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Optimize AI/ML workloads for sustainability: Part 2, model development

More complexity often means using more energy, and machine learning (ML) models are becoming bigger and more complex. And though ML hardware is getting more efficient, the energy required to train these ML models is increasing sharply.

In this series, we’re following the phases of the Well-Architected machine learning lifecycle (Figure 1) to optimize your artificial intelligence (AI)/ML workloads. In Part 2, we examine the model development phase and show you how to train, tune, and evaluate your ML model to help you reduce your carbon footprint.

If you missed the first part of this series, we showed you how to examine your workload to help you 1) evaluate the impact of your workload, 2) identify alternatives to training your own model, and 3) optimize data processing.

ML lifecycle

Figure 1. ML lifecycle

Model building

Define acceptable performance criteria

When you build an ML model, you’ll likely need to make trade-offs between your model’s accuracy and its carbon footprint. When we focus only on the model’s accuracy, we “ignore the economic, environmental, or social cost of reaching the reported accuracy.” Because the relationship between model accuracy and complexity is at best logarithmic, training a model longer or looking for better hyperparameters only leads to a small increase in performance.

Establish performance criteria that support your sustainability goals while meeting your business requirements, not exceeding them.

Select energy-efficient algorithms

Begin with a simple algorithm to establish a baseline. Then, test different algorithms with increasing complexity to observe whether performance has improved. If so, compare the performance gain against the difference in resources required.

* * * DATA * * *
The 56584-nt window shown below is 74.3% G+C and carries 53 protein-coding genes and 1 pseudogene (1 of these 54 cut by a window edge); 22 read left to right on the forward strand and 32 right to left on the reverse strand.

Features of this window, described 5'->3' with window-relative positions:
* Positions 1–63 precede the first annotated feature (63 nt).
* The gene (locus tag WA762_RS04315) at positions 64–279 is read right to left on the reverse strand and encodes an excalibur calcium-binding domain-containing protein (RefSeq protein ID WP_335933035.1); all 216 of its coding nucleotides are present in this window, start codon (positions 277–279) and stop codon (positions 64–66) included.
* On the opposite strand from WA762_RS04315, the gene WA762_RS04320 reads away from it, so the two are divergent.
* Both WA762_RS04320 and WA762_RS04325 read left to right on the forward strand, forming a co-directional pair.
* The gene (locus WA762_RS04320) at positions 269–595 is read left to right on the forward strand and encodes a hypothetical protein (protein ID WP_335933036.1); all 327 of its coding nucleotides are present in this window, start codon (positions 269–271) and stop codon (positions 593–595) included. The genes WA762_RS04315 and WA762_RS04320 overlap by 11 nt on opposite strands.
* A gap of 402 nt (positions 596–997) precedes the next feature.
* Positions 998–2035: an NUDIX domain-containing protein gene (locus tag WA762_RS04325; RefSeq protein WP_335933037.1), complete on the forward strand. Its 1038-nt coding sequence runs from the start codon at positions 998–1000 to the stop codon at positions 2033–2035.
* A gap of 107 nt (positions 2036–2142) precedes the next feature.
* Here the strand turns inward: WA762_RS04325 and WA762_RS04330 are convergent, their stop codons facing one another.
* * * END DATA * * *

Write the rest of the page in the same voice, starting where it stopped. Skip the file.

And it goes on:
Try to find simplified versions of algorithms. This will help you use less resources to achieve a similar outcome. For example, DistilBERT, a distilled version of BERT, has 40% fewer parameters, runs 60% faster, and preserves 97% of BERT’s performance.

Use pre-trained or partially pre-trained models

Consider techniques to avoid training a model from scratch:

  • Transfer Learning: Use a pre-trained source model and reuse it as the starting point for a second task. For example, a model trained on ImageNet (14 million images) can generalize with other datasets.
  • Incremental Training: Use artifacts from an existing model on an expanded dataset to train a new model.

Optimize your deep learning models to accelerate training

Compile your DL models from their high-level language representation to hardware-optimized instructions to reduce training time. You can achieve this with open-source compilers or Amazon SageMaker Training Compiler, which can speed up training of DL models by up to 50% by more efficiently using SageMaker GPU instances.

Start with small experiments, datasets, and compute resources

Experiment with smaller datasets in your development notebook. This allows you to iterate quickly with limited carbon emission.

Automate the ML environment

When building your model, use Lifecycle Configuration Scripts to automatically stop idle SageMaker Notebook instances. If you are using SageMaker Studio, install the auto-shutdown Jupyter extension to detect and stop idle resources.